The pouring rain started less than an hour before curtain.
“We should cancel,” Stage Manager said to Director. “It’s going to be all mud out there, and no one’ll come to see this tonight anyway if they’re drowning.”
“Out of the question!” Director replied. “The Outdoor Stage is our best venue and the flyers state ‘Rain or Shine,’ so ‘Rain or Shine’ it shall be!”
“Yeah, I’d said back then that that was a bad idea, and this is why.”
“I don’t know what you mean; rain like this doesn’t last that long, and look! There’s someone in the audience already!”
“That’s just our regular – she comes to every performance and no one knows why.”
“Who cares if it’s one or a hundred: the show must go on because all the world is one giant stage and the play is the very thing!”
“I don’t know if anyone’s brought this to your attention before, but you really aren’t suited to direct Shakespeare.”
The shower knob turned up a notch as a trumpeter blasted rusty notes announcing the start of the show. The Regular, sitting on a beach chair front and center on the lawn, was wearing an umbrella hat and holding a pennant that read “TEAM LYSANDER” as she clapped enthusiastically. The trumpeter sputtered to an end and exited while the first actors entered stage left.
The sandals of “Theseus” and “Hippolyta” squished so as to overpower their lines, so The Regular scooched her chair right up to the “stage” – after all, whose view would she be blocking? The actors adjusted their marks and proceeded to ignore her.
There was a close call when a barefoot “Puck” slid through the mud to the other side of the scene, but she recovered nicely with a flourish.
“Woo-hoo!” The Regular cheered, waving her “TEAM TITANIA” pennant.
“I’m cancelling the rest of the show at intermission!” Stage Manager shouted over the sounds of the crew constructing makeshift shelters over the props backstage. “It’s getting dark and I won’t be able to turn on the stage lights later and then what’ll be the point?!”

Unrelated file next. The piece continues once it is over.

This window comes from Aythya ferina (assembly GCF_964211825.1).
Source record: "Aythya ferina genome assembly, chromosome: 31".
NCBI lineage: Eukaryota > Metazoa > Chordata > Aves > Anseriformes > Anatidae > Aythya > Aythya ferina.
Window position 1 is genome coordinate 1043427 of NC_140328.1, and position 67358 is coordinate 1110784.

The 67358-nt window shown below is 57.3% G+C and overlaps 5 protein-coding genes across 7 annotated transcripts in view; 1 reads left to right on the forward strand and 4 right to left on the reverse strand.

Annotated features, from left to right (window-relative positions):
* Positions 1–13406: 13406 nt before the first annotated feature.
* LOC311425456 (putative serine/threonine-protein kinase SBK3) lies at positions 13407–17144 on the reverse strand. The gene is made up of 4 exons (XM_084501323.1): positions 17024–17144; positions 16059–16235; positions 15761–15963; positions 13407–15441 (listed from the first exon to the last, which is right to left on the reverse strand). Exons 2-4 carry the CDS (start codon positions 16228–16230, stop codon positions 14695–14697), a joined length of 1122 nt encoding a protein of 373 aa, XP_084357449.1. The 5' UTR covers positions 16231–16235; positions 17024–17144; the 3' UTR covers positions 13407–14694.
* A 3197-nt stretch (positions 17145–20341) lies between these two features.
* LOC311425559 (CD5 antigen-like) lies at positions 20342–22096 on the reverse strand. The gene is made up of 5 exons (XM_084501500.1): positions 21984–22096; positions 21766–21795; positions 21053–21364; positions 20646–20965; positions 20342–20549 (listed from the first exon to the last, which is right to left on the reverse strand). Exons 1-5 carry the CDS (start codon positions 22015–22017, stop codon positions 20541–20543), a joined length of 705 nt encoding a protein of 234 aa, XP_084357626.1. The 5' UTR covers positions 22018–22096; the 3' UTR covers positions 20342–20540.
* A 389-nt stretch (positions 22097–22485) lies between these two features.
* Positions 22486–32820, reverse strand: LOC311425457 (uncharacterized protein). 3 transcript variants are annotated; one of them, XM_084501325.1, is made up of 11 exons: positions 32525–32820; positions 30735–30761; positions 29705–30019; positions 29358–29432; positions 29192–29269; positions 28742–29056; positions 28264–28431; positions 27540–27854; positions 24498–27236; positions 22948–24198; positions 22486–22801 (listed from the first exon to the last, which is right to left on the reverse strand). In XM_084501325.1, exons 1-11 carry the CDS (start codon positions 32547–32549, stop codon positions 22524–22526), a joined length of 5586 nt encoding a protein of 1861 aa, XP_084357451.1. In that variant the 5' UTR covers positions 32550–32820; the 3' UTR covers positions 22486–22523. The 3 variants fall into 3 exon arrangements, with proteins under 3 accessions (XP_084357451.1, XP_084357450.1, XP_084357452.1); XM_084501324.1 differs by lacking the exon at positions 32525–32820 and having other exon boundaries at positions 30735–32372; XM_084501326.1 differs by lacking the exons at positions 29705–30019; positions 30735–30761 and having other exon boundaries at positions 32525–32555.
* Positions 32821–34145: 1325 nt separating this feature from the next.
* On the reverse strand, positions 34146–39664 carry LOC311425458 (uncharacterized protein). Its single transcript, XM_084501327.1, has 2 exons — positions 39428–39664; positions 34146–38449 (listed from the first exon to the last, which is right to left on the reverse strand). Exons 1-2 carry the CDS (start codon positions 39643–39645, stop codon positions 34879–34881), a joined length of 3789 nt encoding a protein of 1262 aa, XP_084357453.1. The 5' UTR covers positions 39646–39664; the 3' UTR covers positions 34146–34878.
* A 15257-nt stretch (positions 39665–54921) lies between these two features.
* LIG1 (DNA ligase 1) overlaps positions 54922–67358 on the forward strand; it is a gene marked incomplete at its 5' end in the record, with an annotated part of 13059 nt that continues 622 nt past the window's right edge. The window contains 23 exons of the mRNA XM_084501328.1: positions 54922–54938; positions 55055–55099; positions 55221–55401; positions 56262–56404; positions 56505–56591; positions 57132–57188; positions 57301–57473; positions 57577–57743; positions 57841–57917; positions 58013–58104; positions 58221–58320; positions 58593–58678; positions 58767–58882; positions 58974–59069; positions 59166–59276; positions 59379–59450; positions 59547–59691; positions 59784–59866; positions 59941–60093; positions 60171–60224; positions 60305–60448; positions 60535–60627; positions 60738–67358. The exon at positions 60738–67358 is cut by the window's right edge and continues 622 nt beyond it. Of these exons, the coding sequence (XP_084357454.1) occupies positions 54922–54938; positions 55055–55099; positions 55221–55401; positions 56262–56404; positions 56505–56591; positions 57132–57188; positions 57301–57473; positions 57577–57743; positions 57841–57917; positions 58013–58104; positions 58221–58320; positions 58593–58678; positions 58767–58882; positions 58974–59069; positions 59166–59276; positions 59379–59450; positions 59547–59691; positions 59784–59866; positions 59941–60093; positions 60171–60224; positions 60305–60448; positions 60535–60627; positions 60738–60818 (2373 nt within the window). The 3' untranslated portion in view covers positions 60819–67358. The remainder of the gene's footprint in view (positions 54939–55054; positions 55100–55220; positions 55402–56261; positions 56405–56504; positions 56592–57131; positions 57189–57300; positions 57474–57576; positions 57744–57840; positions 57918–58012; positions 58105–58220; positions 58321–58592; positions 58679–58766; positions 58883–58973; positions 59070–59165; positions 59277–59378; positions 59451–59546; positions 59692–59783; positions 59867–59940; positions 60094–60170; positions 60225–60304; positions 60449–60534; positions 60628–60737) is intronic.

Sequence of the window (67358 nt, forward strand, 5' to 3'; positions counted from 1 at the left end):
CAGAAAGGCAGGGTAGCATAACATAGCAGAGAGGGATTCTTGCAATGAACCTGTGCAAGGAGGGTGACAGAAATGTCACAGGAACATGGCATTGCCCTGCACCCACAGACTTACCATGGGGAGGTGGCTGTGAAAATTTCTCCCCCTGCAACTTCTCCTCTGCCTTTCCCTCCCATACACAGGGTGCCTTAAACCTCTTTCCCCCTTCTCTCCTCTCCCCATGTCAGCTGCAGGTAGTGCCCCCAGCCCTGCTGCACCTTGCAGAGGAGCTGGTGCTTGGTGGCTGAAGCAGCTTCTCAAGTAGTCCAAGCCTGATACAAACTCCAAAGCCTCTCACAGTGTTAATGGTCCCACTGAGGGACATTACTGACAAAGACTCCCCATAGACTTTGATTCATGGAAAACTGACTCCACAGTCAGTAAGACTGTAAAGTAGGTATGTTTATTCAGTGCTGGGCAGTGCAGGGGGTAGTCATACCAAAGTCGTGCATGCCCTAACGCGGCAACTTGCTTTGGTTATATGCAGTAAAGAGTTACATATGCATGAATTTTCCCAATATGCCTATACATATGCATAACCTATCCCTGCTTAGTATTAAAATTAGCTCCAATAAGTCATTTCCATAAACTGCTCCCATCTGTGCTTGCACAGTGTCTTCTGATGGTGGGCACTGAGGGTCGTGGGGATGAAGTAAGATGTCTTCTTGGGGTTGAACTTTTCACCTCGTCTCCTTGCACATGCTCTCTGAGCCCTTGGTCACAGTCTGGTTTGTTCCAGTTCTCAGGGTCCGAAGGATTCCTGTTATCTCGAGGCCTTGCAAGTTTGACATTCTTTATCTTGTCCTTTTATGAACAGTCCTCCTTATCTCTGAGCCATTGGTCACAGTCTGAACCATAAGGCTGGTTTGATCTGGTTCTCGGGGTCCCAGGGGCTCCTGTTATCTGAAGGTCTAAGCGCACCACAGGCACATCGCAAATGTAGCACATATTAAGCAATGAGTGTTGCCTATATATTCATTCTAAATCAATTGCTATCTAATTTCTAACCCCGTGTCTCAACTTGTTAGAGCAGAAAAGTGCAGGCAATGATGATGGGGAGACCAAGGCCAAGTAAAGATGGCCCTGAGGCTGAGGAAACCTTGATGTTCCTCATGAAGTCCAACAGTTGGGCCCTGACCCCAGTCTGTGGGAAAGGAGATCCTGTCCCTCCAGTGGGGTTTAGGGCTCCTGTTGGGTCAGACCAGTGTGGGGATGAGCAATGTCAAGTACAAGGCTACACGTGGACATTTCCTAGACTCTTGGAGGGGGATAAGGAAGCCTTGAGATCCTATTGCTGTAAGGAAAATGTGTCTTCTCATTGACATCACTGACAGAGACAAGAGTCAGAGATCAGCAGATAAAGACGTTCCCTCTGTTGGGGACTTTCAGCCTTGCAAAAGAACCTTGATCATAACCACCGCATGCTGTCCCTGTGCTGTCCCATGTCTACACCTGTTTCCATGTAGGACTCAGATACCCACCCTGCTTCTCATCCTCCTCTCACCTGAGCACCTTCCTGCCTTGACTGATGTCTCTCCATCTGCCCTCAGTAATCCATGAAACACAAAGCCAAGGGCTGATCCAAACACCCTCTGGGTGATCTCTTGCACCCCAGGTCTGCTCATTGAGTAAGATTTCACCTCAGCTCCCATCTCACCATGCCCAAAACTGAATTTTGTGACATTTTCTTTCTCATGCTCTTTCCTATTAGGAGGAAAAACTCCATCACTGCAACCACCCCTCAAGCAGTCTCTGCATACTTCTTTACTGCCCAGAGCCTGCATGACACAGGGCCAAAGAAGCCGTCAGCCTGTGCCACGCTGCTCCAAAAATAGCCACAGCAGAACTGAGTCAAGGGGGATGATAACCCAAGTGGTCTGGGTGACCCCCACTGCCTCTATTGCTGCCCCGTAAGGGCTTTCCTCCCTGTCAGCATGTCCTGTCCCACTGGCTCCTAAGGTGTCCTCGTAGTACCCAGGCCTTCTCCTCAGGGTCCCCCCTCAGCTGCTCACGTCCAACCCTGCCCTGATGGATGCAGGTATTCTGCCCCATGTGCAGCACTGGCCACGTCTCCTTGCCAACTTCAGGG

Director was watching the underwater play raptly. “Who needs them? Our audience can see everything perfectly, can’t you?” He waved back at The Regular who had spotted him peeking through the backdrop.
“The fairy bower is so waterlogged that the fake flowers have all rotted off! Do you even know how much those things cost?!”
“It’s in the budget; just pick some real ones off the campus grounds, I’m sure no one’ll notice when they’re gone.”
“Excuse me,” “Nick Bottom” tapped Director’s shoulder. “I don’t think I can do the last scene with the donkey’s head on: it acts like a sponge, so earlier I almost suffocated.”
“Nonsense.” Director did not even look at him. “Just find a snorkel and stick it out through the back until the head comes off – improvising has never been your strong suit, you know; we really need to work on that this summer.”
“Nick Bottom” left to figure out this conundrum as Stage Manager signaled for intermission. “At least let me give the actors those rain coats from last year’s show – ”
“Never! They’re not period.”
“These plays never were period!”
During intermission, The Regular supported the Drama Club that season by buying almost all the snacks they sold, and posted on her updates: “Attending Outdoor Shakespeare Performance – BEST SHOW I’VE EVER SEEN IN MY ENTIRE LIFE!!! Really Makes You Think :-).”
After intermission, the actors chattered their teeth through lovers’ quarrels, tomfoolery, reunions, and fairy magic. The show almost stopped when the awning became so waterlogged that gallons cascaded on top of the “Rude Mechanicals” during their Romeo and Juliet rip-off, but The Regular applauded wildly while waving her “TEAM BOTTOM” pennant and the show went on.
Once “Puck” closed out the night’s shenanigans and the actors took their bows in the calf-high pool, The Regular blew her air horn in appreciation and Director emerged to thank her for attending.
“Not at all!” She packed up her gear in about five seconds. “I loved the inclusion of the rain in the performance – really emphasized the depression of thwarted love and the control Nature has over mortals’ lives.”
“Thank you,” Director said; behind the backdrop, Stage Manager ground her teeth. “I thought these were the perfect conditions for this work, and I wish it could be like this every night – what The Bard would have wanted, I dare say.”
“We’re all crazy nerds for going through with this, though, amIright? But I guess the play’s the thing!”
“That’s what I said!”
Crashes sounded backstage – Director excused himself to see what was being destroyed.
“Thanks again, you all were great!” The Regular waved on her way to the parking lot. “I’ll see you tomorrow night – forecast says there’ll be hail, I can’t wait!”